Join lone some participant Leena Joshi, along with Imani Elizabeth Jackson and Tatiana Luboviski-Acosta, for an hour of poetry reading and conversation around themes of loneliness, isolation, and connection in today's world.
ABOUT lone some
Featured on 25 independent public sites around the Bay Area, including Montalvo’s public park and the entry foyer of the San Jose Museum of Quilts & Textiles, lone some includes works by six artists responding to social isolation and loneliness in the ever-changing landscape of our urban areas, in this significant moment of COVID-19, shelter-in-place, and civic unrest. For more information, visit: montalvoarts.org/lonesome.
Leena Joshi's (they/them) work explores the lateral roots of affect, gender, sexuality, and labor through interdisciplinary configurations–including text, video, performance, and objects. Their current projects consider materiality and desire within the digital as protective/productive measures for minoritarian people. Leena’s written works and poetry can be found in The Felt, SFMOMA's Open Space, Monday: the Jacob Lawrence Gallery Journal, Tagvverk, La Norda Specialo, Poor Claudia, and bluestockings magazine, among others. They earned a Bachelor of Arts in Creative Writing from University of Washington, Seattle and a Master of Fine Arts in Art Practice from University of California, Berkeley.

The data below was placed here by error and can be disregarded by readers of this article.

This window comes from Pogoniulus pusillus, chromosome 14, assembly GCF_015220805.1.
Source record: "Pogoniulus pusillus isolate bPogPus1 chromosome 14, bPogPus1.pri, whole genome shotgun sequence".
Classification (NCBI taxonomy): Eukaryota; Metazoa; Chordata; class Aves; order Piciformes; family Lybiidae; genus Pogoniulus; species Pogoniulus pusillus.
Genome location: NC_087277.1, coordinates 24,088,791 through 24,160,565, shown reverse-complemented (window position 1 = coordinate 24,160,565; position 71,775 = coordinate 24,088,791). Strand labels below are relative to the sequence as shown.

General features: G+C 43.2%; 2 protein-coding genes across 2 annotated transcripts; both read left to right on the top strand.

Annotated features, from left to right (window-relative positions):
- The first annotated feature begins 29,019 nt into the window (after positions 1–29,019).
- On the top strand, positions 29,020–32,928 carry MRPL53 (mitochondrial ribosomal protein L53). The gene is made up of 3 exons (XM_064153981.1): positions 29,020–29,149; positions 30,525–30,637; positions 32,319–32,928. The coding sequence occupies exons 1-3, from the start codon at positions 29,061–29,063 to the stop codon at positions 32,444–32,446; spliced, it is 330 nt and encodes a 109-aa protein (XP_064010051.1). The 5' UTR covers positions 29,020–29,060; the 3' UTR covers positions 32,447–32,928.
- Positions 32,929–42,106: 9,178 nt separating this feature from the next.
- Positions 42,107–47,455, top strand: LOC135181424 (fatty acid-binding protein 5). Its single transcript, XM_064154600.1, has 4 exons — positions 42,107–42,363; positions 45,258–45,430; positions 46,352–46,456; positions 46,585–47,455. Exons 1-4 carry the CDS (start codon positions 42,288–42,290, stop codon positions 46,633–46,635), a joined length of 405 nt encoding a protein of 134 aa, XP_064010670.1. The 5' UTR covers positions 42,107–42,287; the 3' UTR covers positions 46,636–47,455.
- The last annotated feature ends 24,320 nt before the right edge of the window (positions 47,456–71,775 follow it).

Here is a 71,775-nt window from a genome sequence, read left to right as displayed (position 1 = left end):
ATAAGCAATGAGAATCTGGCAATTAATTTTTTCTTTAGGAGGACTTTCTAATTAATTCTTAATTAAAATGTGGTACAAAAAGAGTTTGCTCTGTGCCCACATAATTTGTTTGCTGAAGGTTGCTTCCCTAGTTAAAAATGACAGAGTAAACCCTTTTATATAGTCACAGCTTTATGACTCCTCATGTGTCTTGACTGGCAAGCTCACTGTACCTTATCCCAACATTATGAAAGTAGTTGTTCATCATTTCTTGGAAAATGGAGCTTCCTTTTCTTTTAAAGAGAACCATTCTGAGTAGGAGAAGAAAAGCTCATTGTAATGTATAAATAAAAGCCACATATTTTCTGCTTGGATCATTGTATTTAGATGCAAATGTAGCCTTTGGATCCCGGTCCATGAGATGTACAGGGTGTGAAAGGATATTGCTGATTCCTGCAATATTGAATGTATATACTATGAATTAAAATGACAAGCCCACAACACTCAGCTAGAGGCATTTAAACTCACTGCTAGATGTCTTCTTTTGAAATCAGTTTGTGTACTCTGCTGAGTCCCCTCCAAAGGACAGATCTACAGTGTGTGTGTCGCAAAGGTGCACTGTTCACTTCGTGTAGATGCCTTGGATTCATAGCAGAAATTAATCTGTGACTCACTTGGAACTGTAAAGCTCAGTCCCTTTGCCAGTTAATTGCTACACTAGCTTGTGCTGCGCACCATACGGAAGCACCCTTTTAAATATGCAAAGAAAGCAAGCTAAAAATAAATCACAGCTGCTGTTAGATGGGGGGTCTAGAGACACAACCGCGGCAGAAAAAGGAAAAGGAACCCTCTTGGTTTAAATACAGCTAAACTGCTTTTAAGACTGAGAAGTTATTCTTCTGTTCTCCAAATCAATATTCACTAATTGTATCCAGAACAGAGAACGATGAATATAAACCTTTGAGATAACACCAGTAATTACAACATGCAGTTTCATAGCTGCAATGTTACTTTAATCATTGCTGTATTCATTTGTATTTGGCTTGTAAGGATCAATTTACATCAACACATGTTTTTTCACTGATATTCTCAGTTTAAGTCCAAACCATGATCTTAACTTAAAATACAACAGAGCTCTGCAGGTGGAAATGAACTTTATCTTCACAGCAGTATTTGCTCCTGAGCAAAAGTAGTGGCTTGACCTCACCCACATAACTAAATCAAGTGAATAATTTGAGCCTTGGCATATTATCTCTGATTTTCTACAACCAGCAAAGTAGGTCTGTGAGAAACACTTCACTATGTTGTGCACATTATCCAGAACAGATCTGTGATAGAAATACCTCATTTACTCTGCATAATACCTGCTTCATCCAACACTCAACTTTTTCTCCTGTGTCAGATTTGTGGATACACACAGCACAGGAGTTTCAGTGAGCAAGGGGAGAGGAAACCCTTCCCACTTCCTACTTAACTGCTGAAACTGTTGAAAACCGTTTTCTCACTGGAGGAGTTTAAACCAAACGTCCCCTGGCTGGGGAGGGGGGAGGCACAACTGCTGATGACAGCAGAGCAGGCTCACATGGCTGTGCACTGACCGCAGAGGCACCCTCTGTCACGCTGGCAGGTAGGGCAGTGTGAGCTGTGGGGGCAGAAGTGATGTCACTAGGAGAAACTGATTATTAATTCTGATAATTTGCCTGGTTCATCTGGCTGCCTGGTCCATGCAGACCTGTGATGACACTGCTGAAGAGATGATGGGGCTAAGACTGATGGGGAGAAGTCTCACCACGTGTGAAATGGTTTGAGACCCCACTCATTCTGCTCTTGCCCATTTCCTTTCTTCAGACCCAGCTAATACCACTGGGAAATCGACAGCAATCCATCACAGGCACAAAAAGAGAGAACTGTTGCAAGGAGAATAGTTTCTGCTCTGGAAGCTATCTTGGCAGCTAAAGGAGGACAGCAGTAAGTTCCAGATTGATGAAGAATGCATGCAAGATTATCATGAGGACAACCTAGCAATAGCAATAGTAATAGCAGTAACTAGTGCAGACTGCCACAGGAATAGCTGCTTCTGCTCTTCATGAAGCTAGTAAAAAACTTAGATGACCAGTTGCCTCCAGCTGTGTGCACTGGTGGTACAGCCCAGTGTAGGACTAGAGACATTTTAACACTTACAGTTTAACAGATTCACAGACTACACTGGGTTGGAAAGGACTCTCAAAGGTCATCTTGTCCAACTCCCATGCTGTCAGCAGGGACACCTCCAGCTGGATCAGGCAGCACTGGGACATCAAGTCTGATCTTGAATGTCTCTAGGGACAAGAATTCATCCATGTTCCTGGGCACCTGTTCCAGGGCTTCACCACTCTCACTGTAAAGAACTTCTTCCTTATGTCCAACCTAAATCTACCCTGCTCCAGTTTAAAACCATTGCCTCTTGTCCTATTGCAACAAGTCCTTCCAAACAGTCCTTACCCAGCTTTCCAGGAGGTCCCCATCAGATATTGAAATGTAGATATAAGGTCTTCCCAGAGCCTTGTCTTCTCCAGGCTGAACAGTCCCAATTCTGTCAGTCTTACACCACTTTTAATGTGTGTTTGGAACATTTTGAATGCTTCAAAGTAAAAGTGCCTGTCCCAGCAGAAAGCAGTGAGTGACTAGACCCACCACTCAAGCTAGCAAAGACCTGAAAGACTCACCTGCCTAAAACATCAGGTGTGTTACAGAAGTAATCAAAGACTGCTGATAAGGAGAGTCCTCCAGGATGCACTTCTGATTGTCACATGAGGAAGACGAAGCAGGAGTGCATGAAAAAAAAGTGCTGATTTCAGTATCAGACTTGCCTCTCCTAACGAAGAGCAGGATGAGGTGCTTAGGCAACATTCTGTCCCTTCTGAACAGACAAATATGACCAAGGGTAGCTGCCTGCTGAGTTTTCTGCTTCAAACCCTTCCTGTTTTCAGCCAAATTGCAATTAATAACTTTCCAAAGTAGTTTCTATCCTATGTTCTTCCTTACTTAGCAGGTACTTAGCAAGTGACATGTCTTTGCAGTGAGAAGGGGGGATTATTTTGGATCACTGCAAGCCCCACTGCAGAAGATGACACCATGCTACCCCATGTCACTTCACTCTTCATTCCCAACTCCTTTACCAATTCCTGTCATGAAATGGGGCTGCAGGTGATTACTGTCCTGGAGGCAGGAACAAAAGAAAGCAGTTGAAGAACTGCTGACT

IMANI ELIZABETH JACKSON
Imani Elizabeth Jackson (she/they) is a poet making use of text, performance, and food. Her writings appear in Flag + Void, HOLD, Triple Canopy, Apogee, and elsewhere, and she has been an artist-in-residence at F4F, Antenna/Paper Machine (with S*an D. Henry-Smith), and ACRE. Imani is also a member of the Poetry Project's editorial collective and co-organizes the Chicago Art Book Fair. She is currently an MFA candidate in Literary Arts at Brown.
Tatiana Luboviski-Acosta (they/them) is an artist, birthworker, cook, poet, & food and reproductive justice activist. They are the author of The Easy Body, a book-length poem that grew out of their research on the role of reproductive labor in Latin American revolutionary movements, their own matrilineal history, & their experiences navigating reproductive healthcare in the United States as a queer person of color. Tatiana grew up in what is now called Mexico and in Hahamongna, Tongva land; they now live in Yelamu Ohlone territory, in a rent controlled apartment a few blocks away from where their mother entered this realm.